Recruitment: The importance of managing worker fatigue

Sheep Central, November 29, 2019

Latest listings on Jobs Central recruitment page:

  • Overseer / station hand – Vic
  • Quality assurance manager, Gingin Abattoir – prime meat
  • Qualified shearers for instructor positions – South West TAFE
  • Station hand + partner – Emerald, Qld
  • Sales development, crop farm management – via Rimfire
  • Pen rider, Myola Feedlot – Bindaree Beef Group
  • Administration & finance officer, Meat – Mort & Co
  • Feeding/milling team operator, Chinchilla – Stanbroke
  • 2020 positions – Cunningham Cattle Co
  • Farmhand/station hand, NSW – Banyandah Pastoral Co

Click here to access these and other exciting meat and livestock supply chain jobs currently listed on Jobs Central.



WHENEVER people are working in potentially hazardous environments, which can often be the case in the meat and livestock supply chain, it is important that a high degree of alertness be maintained in order to minimise the risk of accidents and mistakes.

However, it is often the case that staff can quickly become weary from both the physical exertion and concentration that their work often demands, so managers need to be conscious of the condition of their employees and know how to reduce levels of fatigue, where possible.

Fatigue is a significant risk factor

Worker fatigue has been identified as a serious issue in Australia. It is more than feeling tired and drowsy, but rather a state of mental and/or physical exhaustion which reduces a person’s ability to perform work safely and effectively.

It is often caused by long hours, high levels of concentration, disrupted sleep patterns caused by irregular shifts, stress and physical labour.

According to a 2016 PhD study by Dr Margaret Chan of the University of Sydney, tiredness is a major contributor to the risk of incidents occurring in the workplace.

Her research showed that previously identified factors like failure to use equipment or failure by individual workers to follow safety procedures are heavily influenced by fatigue.

“If you eliminate or reduce fatigue, you also eliminate other so-called ’causes’ of accidents,” Dr Chan said.

Previous research also showed fatigue could cause performance impairment equivalent to or greater than a blood alcohol concentration of 0.10 percent. The legal limit to drive a vehicle in most states is half that: 0.05 percent.

Longer-term health effects of fatigue that have been identified include heart disease, diabetes, anxiety, high blood pressure and depression.

How to manage worker fatigue

Consequently, it is essential that employers in the cattle and beef supply chain actively try to curtail fatigue in their workforce to ensure that workplaces are as safe and functional as possible.

Researcher Dr Margaret Chan says that this requires a more substantial focus on the recovery process.

“Managers should ensure workers take regular breaks from work, and schedule shift rosters to allow the body to adapt to the circadian rhythm.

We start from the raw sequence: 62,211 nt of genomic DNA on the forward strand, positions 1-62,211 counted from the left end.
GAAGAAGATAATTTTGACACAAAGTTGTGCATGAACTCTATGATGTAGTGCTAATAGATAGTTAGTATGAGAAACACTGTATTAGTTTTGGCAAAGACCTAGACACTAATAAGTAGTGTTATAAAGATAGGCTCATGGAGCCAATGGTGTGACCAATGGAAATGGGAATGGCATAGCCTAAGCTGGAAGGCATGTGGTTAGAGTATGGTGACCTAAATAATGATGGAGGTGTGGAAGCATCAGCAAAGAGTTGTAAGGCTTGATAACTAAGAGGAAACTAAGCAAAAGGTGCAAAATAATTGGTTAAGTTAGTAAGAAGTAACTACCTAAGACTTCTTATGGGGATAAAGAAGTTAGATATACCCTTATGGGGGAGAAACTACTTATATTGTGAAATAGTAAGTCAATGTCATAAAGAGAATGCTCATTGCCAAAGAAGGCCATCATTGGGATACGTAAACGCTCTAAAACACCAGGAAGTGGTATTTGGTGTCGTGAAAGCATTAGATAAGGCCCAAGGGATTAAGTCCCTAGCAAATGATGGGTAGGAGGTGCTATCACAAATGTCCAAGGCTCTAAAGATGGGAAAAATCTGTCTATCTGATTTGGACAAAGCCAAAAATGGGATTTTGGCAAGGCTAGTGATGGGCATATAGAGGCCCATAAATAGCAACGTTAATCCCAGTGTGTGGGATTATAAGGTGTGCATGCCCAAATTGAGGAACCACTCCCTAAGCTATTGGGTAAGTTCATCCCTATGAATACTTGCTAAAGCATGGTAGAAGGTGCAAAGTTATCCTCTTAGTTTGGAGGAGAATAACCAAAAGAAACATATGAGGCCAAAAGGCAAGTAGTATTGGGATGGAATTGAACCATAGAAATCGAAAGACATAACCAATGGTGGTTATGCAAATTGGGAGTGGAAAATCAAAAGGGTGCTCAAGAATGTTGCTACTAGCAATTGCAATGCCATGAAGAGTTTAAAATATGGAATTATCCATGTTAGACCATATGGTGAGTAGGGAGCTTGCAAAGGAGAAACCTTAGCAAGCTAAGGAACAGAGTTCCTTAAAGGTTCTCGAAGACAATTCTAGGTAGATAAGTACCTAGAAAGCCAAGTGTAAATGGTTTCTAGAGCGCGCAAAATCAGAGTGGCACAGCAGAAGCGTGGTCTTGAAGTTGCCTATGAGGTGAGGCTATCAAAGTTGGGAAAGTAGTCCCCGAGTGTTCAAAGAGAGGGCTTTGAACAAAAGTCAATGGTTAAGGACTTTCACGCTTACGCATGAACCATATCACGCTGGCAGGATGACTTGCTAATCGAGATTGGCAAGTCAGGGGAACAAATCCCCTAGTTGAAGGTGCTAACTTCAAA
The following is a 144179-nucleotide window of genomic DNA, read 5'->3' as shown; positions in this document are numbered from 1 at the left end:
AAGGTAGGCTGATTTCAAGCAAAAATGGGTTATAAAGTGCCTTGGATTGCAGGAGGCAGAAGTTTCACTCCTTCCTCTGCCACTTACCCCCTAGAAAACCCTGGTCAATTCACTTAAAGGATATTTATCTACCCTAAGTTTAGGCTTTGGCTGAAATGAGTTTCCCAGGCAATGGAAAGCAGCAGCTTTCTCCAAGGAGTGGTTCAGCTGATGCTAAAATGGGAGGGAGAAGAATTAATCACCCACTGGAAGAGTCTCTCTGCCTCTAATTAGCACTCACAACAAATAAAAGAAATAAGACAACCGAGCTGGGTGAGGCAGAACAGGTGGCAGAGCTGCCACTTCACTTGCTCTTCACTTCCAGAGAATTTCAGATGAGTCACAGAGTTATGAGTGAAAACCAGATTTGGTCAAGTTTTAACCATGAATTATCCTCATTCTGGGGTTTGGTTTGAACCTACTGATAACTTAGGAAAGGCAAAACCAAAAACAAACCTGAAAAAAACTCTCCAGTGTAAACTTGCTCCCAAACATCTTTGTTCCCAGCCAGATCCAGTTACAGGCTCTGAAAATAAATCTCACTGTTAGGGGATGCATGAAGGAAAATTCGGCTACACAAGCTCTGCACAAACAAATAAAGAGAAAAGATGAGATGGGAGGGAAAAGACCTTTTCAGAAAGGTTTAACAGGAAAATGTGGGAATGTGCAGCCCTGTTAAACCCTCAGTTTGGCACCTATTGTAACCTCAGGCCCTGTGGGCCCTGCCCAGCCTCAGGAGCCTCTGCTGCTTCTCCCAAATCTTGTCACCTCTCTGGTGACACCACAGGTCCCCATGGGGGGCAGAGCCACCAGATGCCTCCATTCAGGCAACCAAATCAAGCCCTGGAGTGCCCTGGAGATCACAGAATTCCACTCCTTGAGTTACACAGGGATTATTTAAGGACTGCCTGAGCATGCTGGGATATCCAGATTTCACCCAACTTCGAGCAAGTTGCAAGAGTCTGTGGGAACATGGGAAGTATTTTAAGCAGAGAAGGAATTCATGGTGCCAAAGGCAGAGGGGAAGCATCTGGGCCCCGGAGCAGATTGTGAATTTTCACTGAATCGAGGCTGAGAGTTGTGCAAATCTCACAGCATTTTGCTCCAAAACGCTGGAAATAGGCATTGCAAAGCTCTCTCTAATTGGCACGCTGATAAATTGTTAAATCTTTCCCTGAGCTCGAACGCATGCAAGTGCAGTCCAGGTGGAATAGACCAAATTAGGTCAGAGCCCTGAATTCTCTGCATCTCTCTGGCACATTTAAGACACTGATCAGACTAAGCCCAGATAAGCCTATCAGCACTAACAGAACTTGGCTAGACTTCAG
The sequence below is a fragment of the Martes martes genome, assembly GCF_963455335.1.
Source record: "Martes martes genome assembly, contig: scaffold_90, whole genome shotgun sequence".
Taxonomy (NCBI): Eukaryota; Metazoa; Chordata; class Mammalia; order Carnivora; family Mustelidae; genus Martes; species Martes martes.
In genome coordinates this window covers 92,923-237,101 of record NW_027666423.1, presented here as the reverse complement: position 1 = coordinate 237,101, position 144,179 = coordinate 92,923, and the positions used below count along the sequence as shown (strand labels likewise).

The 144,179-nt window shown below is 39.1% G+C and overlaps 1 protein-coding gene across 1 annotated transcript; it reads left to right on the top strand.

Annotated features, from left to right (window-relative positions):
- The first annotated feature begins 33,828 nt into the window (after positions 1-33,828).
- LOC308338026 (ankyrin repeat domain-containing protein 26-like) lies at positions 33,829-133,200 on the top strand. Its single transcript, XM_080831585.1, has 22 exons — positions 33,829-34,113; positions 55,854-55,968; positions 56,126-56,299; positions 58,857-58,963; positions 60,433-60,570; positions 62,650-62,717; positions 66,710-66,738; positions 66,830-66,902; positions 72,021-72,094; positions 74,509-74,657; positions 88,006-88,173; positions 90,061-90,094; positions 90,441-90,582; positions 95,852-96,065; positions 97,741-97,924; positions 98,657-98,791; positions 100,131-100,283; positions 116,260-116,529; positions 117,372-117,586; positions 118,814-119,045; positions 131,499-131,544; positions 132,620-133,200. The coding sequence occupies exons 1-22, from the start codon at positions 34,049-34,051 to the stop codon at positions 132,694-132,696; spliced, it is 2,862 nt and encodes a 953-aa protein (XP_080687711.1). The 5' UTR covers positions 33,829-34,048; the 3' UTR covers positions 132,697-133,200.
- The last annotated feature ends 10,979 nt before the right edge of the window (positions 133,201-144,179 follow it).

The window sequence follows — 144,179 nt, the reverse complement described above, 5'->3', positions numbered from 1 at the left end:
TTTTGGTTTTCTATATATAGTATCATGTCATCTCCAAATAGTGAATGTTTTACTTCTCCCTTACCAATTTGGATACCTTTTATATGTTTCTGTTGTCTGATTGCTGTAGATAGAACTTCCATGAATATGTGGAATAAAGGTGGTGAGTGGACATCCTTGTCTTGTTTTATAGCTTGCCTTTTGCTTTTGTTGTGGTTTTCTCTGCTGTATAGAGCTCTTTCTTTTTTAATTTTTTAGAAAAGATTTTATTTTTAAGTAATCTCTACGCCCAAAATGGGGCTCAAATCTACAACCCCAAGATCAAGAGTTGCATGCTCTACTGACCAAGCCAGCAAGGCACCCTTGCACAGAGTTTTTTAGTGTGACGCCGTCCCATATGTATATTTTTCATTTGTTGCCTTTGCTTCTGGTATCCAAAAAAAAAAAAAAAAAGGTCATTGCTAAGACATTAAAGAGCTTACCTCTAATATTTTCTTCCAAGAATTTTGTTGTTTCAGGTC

“They should also provide facilities allowing workers to recover from the fatigue and stress that comes with working in a high-risk environment,” she said.

Safe Work Australia identifies several steps for managers to take to manage worker fatigue.

Firstly, employees should be monitored for signs of tiredness, which can include an inability to concentrate, reduce hand-eye coordination, and behavioural changes.

Other symptoms include impaired decision-making and judgement, short-term memory problems and increased rates of unplanned absence.

The risks associated with fatigue can be regulated by scheduling demanding work to avoid high-fatigue times of day (usually between 2pm and 4pm); avoiding excessive exposure to extreme environments; managing job rotation; and ensuring workers take consistent breaks.

Managing fatigue will ensure it does not contribute to health and safety risks in the cattle and beef industry workplace.


Source: Meat Processors Pty Ltd


Your email address will not be published. Required fields are marked *

Your comment will not appear until it has been moderated.
Contributions that contravene our Comments Policy will not be published.


  1. Jack Cleary, February 1, 2020

    Margaret Chan refers to the circadian rhythm. There comes a time in life when environmental adaptability slows or stops; after 40 years of age is common. Even in the young, dangerous fatigue is possible.

    Though not strictly ‘scientific in academia’ research gives much for thinking about, as would Margaret’s PhD thesis.

    Sheep Central’s report doesn’t mention cortisol (Margaret may have), which is a crucial element in the adverse effects of presuming the ‘circadian rhythm’ is readily adaptable.

    Quality of sleep may include biological ‘issues’. So ‘just getting sleep’ may not be enough to stop abnormal fatigue and certainly not chronic fatigue syndrome.

    Fatigue is a very much under-emphasised cause of injury, and a story-teller in our lives and abuse of our lives. If you want to stay safe, avoid TV in the bedroom, or sleeping near one, late nights, alcohol, anxiety and much more. A micro-sleep while driving is a significant symptom.

    If you have fatigue symptoms address them with professionals and lifestyle change. If you observe it in others, tell them and suggest they seek more information.

Get Sheep Central's news headlines emailed to you -